HIV infection has reached endemic proportions in many African countries. In addition, HIV infection is a significant cause of renal dysfunction in the United States. HIV patients are at higher risk of developing hypertension at a younger age than the general population. Predisposing factors for developing hypertension include vasculitis in small, medium, and large vessels in the form of leukocytoclastic vasculitis, and aneurysms of the large vessels such as the carotid, femoral, and abdominal aorta with impairment of flow to the renal arteries. A syndrome of acquired glucocorticoid resistance has been described in patients with HIV with hypercortisolism and a lower affinity of the glucocorticoid receptors. The syndrome is characterized clinically by weakness, hypertension or hypotension, and skin pigmentation changes. Acute and chronic renal failure is often associated with HIV infection. The associated dysfunction in water and salt handling often induces hypertension. Finally, atherosclerosis has been described in young adults with HIV infection secondary to receiving highly active antiretroviral therapy.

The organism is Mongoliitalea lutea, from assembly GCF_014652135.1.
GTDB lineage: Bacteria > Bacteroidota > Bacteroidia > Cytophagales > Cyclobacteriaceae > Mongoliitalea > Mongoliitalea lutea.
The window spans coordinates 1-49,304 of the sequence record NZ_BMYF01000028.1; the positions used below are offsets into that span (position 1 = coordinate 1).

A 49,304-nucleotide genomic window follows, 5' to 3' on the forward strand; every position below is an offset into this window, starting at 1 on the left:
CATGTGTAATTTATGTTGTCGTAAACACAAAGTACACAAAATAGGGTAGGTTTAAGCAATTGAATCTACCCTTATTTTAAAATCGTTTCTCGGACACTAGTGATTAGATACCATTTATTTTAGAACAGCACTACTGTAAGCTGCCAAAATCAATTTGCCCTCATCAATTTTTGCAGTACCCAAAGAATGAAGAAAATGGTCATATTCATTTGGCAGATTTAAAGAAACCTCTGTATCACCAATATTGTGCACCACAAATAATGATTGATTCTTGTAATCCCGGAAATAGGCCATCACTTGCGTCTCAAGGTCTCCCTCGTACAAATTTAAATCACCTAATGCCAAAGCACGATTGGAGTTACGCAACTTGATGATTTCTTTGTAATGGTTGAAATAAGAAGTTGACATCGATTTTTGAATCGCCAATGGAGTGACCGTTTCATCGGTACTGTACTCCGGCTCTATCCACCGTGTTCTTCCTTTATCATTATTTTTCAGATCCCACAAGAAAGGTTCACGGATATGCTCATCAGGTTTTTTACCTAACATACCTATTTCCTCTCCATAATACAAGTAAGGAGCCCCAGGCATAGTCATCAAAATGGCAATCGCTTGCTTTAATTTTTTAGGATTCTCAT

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Aoun, S., Ramos, E. Hypertension in the HIV-infected patient. Current Science Inc 2, 478–481 (2000). https://doi.org/10.1007/s11906-000-0031-1
- Human Immunodeficiency Virus
- Glucocorticoid Receptor
- Angiotensin Converting Enzyme Inhibitor
- Hemolytic Uremic Syndrome